The caller on Tuesday identified himself, then complained about the headline on a story that featured an interview with Liz Watson about her 9th District congressional campaign. The headline read: “Watson wants to be a true representative of the people.”
The caller was hung up on the word “true” and said that its use in the headline “just proves that this newspaper is biased” to the left. Then he just hung up.
Calls and emails on Monday came from opponents of Trey Hollingsworth, the incumbent Watson is trying to unseat. They criticized a story about him based on an interview conducted with the first-term congressman. The headline on that story was: “Hollingsworth seeks to build on record in re-election bid.”
“Puff piece!” “Why didn’t you just publish a Hollingsworth news release?” “You don’t deserve to have a job!” came the comments.
Both the Hollingsworth story and the Watson story were done by reporter Ernest Rollins from interviews scheduled through the campaign offices far in advance of the publication dates. The time was spent talking with candidates about their views on a range of issues. Candidates also shared their opinions about why voters should pick them in November.
The two stories appeared in exactly the same location on the front page, with the same sized headline, same sized photo of the candidate, one day apart. “H” comes before “W” in the alphabet, which is why the Hollingsworth story ran first, the Watson story second.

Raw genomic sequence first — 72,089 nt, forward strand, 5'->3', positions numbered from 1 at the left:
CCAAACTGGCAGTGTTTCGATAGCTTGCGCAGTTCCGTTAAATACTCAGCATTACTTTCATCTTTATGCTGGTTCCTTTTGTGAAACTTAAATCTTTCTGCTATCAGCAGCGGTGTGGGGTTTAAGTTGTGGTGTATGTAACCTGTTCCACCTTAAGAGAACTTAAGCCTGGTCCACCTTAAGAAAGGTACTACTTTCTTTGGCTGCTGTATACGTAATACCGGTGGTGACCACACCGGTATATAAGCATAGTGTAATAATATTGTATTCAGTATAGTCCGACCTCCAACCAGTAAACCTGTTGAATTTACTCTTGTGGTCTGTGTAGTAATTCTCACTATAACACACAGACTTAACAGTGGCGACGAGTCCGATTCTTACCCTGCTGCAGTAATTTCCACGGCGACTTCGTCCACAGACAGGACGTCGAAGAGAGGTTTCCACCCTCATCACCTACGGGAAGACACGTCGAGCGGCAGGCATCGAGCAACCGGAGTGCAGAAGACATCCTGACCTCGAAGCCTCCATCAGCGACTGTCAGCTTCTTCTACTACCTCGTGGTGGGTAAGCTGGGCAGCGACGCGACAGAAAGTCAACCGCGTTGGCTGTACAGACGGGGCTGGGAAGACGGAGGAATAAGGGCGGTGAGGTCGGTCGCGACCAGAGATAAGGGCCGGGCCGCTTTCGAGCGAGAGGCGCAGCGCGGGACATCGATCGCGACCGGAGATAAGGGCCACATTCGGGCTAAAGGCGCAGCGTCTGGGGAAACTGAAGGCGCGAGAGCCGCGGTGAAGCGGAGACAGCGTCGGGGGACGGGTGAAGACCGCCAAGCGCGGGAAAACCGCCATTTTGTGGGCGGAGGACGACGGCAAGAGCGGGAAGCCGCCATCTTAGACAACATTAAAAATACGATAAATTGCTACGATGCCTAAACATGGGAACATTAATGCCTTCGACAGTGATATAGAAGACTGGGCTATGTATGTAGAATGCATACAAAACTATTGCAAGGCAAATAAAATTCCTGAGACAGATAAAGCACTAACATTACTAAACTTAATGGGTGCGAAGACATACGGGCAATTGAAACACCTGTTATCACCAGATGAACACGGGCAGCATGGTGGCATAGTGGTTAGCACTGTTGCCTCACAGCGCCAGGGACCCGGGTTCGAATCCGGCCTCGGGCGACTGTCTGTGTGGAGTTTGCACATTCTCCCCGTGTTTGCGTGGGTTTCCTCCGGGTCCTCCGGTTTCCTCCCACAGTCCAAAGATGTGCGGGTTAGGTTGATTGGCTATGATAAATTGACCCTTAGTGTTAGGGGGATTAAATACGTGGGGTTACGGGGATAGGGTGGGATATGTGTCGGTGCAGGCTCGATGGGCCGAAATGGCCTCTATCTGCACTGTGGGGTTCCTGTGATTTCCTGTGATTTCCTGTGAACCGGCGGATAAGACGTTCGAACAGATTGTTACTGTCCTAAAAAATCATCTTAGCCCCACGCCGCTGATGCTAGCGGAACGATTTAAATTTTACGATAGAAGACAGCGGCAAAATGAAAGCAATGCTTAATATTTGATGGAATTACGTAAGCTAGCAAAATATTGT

These stories were perhaps a relic from the past — based on interviews with candidates meant to provide voters with a glimpse of how those running for office view the issues. It is true that they stopped short of examining candidates’ records, opting to allow Hollingsworth and Watson to share with readers what issues are important to them.
But these aren’t campaigns of the past. While elections have always brought out partisanship, each new season of campaigning seems to bring a higher level of both that and anger. Criticism of the Hollingsworth story in particular illustrated that.
Of course, the steady stream of campaign commercials reflects that in the extreme. Indiana’s U.S. Senate race between Democratic incumbent Joe Donnelly and Republican Mike Braun is like a luge hurtling downhill toward a lower level of advertising discourse.
One night last week, one television viewer in my household began to count the number of commercials in the Senate race. When the number reached 20 through about 90 minutes of viewing, this particular viewer lost interest in counting and sought refuge in a novel.
One commercial struck a nerve. An advertisement that ended with “I’m Mike Braun and I approve this message” carried this tag line about Donnelly: “He’s not one of us. He’s one of them.”
Really. These two sentences show the great divide in this nation about as clearly and literally as possible.
“He’s not one of us.”
“He’s one of them.”
These are candidates for the United States Senate, the nation’s most deliberative body. The commercial says the person elected will be either one of us, or one of them. Translation: If you’re not one of us, you’re the enemy. No in-between. No compromise. No shades of gray.
No need for deliberation, apparently
Mike Braun agrees with that message. So do a lot of candidates today.
I’ll admit it here: Our newspaper, at least our newspaper editor, does have a bias, and that is in favor of people who do not agree with that message. The world isn’t that simple. The nation’s problems don’t have only one solution.
Our bias favors people who still believe “negotiation” and “compromise” are not dirty words and people who believe politics should be about sharing ideas for solving problems, then settling on an approach that’s based on bettering lives for the many, rather than political or personal gain.
Government, especially elected officials, should work for all the people — not just for “us” and not just for “them.”